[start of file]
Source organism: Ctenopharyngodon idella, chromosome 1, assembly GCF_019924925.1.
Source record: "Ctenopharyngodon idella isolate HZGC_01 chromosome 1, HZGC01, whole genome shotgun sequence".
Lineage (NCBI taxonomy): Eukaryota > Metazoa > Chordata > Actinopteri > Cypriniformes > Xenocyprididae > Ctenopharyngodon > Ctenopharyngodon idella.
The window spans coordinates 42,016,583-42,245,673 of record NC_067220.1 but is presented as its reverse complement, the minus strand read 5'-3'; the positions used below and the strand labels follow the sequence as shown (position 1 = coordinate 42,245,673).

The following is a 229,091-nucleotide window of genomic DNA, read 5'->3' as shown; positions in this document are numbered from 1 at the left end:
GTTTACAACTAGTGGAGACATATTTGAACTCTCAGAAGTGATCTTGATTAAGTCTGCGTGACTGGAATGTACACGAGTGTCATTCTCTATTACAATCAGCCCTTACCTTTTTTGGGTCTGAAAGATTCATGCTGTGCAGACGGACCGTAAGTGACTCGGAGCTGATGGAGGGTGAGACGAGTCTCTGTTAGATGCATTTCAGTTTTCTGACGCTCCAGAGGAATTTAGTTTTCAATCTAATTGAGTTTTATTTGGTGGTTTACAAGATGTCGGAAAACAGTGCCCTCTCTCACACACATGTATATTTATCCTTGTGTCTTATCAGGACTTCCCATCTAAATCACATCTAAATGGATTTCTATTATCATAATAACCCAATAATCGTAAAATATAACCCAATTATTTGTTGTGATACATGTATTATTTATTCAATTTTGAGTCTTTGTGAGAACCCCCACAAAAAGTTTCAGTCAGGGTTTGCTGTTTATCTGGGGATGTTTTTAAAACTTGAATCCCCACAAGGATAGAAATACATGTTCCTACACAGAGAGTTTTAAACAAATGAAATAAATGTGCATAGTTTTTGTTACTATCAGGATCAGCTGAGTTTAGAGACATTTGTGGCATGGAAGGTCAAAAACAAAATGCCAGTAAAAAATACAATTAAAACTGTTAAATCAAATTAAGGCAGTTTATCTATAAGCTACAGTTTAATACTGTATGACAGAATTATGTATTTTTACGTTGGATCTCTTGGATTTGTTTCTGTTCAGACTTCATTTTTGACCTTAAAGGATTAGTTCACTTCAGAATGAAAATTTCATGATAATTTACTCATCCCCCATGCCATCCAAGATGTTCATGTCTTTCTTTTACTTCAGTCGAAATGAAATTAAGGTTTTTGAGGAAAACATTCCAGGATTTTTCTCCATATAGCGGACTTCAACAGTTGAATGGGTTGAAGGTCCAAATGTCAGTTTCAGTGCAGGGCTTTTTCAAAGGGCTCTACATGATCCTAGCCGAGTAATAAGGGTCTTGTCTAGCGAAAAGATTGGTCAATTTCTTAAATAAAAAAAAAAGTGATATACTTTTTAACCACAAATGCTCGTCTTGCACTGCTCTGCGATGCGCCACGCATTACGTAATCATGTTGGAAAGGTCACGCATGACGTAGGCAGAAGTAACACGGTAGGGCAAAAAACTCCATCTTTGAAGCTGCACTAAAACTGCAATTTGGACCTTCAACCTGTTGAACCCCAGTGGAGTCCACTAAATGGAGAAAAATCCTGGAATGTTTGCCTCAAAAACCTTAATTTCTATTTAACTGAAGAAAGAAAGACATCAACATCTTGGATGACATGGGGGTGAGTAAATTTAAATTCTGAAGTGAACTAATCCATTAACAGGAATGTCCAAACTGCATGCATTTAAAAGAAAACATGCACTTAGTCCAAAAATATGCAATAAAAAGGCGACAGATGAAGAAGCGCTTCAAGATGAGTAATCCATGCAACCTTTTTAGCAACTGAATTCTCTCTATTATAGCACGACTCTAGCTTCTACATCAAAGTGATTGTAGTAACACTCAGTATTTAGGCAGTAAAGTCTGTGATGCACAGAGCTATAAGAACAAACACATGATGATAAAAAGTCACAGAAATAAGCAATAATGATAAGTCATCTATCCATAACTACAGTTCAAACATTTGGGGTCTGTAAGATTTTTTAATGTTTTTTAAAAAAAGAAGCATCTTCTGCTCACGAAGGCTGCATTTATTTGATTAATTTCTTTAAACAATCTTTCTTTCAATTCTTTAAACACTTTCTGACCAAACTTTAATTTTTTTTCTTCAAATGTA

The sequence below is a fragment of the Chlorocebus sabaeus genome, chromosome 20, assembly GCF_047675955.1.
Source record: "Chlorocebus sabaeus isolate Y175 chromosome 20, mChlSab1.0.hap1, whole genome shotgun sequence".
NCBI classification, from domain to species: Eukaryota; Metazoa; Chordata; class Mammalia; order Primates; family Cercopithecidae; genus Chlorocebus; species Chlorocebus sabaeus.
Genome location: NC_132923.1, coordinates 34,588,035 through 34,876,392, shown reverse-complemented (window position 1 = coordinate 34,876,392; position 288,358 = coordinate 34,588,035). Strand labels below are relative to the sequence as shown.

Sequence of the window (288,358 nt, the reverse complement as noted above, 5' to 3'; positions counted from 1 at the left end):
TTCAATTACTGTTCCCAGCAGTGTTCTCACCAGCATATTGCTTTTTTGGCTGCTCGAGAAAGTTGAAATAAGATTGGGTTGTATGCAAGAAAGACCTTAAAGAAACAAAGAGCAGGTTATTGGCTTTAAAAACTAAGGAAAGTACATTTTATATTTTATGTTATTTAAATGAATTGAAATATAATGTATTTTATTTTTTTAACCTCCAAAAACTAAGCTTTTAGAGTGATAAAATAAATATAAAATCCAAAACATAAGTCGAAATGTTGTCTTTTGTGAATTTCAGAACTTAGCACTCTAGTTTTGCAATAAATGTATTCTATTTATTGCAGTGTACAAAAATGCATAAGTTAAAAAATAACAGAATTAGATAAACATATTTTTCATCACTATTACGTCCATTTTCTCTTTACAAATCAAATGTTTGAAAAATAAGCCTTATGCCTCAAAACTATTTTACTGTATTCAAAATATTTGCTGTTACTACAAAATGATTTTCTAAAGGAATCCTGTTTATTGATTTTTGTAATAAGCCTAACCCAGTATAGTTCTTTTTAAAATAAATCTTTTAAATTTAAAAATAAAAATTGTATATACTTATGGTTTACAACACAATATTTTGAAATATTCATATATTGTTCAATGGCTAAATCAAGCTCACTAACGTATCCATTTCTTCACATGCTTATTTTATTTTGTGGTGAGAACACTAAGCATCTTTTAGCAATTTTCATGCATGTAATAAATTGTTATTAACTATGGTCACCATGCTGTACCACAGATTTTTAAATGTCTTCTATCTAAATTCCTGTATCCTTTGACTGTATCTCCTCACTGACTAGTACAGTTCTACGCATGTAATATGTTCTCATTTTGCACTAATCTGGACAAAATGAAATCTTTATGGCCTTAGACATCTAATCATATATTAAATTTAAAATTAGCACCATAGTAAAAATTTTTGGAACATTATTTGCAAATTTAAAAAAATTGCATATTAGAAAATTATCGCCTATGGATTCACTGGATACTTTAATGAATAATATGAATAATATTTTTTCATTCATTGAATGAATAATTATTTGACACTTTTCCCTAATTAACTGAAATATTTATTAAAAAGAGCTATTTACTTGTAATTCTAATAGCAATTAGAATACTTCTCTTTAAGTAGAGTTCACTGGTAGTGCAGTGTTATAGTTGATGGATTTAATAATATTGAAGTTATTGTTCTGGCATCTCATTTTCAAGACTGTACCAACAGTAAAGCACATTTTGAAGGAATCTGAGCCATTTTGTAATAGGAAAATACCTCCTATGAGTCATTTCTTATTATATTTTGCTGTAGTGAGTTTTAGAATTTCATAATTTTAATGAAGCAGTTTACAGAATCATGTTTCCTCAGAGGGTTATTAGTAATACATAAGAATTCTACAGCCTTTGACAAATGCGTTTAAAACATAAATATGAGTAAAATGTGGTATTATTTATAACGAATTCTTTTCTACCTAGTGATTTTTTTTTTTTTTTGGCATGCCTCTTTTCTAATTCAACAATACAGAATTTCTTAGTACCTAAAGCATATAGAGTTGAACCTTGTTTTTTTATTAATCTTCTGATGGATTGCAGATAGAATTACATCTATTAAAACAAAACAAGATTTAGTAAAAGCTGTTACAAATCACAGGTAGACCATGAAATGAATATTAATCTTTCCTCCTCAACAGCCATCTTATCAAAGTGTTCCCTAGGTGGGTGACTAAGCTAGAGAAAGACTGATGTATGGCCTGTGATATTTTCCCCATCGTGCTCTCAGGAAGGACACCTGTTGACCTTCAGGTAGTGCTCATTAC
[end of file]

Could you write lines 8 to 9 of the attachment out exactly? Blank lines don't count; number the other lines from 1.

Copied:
Source record: "Chlorocebus sabaeus isolate Y175 chromosome 20, mChlSab1.0.hap1, whole genome shotgun sequence".
NCBI classification, from domain to species: Eukaryota; Metazoa; Chordata; class Mammalia; order Primates; family Cercopithecidae; genus Chlorocebus; species Chlorocebus sabaeus.